If you’re not reaching, engaging, and monetizing customers on mobile, you’re likely losing them to someone else. Register now for the 8th annual MobileBeat
, July 13-14, where the best and brightest will be exploring the latest strategies and tactics in the mobile space.
Just a few days after the launch of Microsoft’s Kinect motion-sensing game system, hackers have broken the security behind it, according to a video released today.
The video below shows that a hacker has taken control of the Kinect system, which is a $149 add-on for the Xbox 360 video game console. Kinect allows users to play motion-sensing games without any game controller. The effort was undertaken at the urging of New York-based Adafruit Industries, which offered a $2,000 bounty for an open-source hack. Phillip Torrone of Adafruit provided the video to the Gizmodo gadget blog.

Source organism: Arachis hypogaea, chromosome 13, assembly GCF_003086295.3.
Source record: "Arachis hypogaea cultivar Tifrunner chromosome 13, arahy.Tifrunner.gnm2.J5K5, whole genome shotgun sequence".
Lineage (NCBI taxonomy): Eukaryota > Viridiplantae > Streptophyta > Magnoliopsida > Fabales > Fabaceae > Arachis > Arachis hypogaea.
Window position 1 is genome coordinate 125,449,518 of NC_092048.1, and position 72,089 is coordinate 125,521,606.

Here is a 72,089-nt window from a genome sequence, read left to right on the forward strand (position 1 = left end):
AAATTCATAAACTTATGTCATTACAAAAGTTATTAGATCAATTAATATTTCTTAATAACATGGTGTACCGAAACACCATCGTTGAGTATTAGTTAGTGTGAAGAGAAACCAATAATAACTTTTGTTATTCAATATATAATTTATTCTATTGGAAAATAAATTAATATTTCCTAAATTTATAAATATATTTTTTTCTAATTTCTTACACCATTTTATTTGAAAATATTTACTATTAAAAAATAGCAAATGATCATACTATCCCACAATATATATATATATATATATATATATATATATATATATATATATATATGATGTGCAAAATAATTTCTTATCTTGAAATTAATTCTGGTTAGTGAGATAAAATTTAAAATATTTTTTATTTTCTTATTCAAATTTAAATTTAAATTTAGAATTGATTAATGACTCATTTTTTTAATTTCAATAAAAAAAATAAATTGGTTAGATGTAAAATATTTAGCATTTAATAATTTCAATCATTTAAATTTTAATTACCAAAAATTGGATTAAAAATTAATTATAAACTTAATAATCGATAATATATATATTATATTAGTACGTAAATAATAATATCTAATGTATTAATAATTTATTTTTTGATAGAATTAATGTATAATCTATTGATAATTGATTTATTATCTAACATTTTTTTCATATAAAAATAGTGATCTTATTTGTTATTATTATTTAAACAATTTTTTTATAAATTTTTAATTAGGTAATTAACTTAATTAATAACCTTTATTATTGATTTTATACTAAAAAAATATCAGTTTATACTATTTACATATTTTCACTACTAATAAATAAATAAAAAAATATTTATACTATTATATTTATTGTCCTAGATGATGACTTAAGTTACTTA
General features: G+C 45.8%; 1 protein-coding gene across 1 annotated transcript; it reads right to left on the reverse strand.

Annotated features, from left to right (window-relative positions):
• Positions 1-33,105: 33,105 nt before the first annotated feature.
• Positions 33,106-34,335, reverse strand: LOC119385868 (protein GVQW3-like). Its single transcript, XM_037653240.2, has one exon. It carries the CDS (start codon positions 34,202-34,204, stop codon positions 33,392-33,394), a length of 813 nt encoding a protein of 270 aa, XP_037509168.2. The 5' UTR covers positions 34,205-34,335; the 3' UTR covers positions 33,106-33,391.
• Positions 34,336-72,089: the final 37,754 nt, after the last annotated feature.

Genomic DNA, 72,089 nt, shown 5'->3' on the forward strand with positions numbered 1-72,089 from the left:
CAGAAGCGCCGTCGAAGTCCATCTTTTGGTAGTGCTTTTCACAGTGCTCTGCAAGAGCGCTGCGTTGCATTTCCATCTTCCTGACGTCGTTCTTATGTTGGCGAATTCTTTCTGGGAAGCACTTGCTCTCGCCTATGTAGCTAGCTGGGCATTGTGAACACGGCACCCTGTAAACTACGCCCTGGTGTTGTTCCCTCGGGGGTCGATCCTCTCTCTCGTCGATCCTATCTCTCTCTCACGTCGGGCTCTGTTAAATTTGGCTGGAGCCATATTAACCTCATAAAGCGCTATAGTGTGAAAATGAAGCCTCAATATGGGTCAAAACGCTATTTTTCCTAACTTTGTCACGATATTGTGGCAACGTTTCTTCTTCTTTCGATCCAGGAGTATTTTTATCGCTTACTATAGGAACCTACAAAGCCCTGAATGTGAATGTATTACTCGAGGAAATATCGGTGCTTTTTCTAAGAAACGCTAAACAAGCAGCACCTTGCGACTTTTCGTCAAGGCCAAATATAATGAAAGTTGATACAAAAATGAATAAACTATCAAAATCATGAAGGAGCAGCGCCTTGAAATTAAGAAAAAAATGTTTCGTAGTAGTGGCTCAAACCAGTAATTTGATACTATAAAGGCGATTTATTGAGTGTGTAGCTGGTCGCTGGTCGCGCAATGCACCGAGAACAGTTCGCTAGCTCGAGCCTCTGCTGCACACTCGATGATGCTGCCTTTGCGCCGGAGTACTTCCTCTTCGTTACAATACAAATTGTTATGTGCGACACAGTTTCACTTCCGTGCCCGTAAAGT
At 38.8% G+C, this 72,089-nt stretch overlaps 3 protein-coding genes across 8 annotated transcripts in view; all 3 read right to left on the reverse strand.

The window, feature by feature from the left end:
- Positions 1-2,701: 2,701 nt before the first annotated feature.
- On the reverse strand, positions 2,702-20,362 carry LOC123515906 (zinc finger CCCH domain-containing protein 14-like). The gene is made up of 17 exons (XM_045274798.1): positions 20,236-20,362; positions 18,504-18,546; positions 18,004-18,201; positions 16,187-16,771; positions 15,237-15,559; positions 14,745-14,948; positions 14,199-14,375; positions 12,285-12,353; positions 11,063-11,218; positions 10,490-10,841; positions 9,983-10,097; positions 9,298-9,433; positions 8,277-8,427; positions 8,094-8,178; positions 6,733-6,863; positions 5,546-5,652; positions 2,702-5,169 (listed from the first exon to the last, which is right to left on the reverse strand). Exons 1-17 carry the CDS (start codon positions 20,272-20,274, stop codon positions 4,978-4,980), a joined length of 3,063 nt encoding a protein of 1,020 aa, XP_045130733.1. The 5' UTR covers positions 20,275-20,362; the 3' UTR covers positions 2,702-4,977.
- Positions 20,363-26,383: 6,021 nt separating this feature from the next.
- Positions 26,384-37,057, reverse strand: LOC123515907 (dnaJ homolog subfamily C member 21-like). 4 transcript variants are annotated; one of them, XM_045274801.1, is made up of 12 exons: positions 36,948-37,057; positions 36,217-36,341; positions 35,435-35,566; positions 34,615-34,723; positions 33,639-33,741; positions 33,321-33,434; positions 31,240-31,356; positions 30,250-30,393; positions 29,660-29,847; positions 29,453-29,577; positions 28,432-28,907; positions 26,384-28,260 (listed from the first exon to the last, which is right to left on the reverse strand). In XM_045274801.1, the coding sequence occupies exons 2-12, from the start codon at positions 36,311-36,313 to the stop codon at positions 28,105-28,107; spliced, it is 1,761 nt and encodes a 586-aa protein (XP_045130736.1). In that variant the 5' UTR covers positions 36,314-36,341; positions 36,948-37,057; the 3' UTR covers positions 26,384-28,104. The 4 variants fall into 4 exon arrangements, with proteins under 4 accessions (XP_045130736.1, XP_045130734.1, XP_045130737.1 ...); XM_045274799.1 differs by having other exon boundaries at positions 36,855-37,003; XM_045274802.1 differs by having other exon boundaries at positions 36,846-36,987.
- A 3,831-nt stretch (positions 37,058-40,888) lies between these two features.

In a statement to CNET, Microsoft said, “Microsoft does not condone the modification of its products. With Kinect, Microsoft built in numerous hardware and software safeguards designed to reduce the chances of product tampering. Microsoft will continue to make advances in these types of safeguards and work closely with law enforcement and product safety groups to keep Kinect tamper-resistant.”
Adafruit is led by MIT Media lab alumni Limor Fried and Torrone, a senior editor at Make magazine. They’re basically encouraging the hacking for the sake of hacking. It’s not clear what the consequence would be if the motion control system is hacked. Presumably, the hardware behind Kinect could be redirected to work with other game systems, robots, or the PC.
“It’s amazing hardware that shouldn’t just be locked up for Xbox 360,” Torrone told CNET by e-mail. “Its ‘radar camera’ being able to get video and distance as a sensor input from commodity hardware is huge.”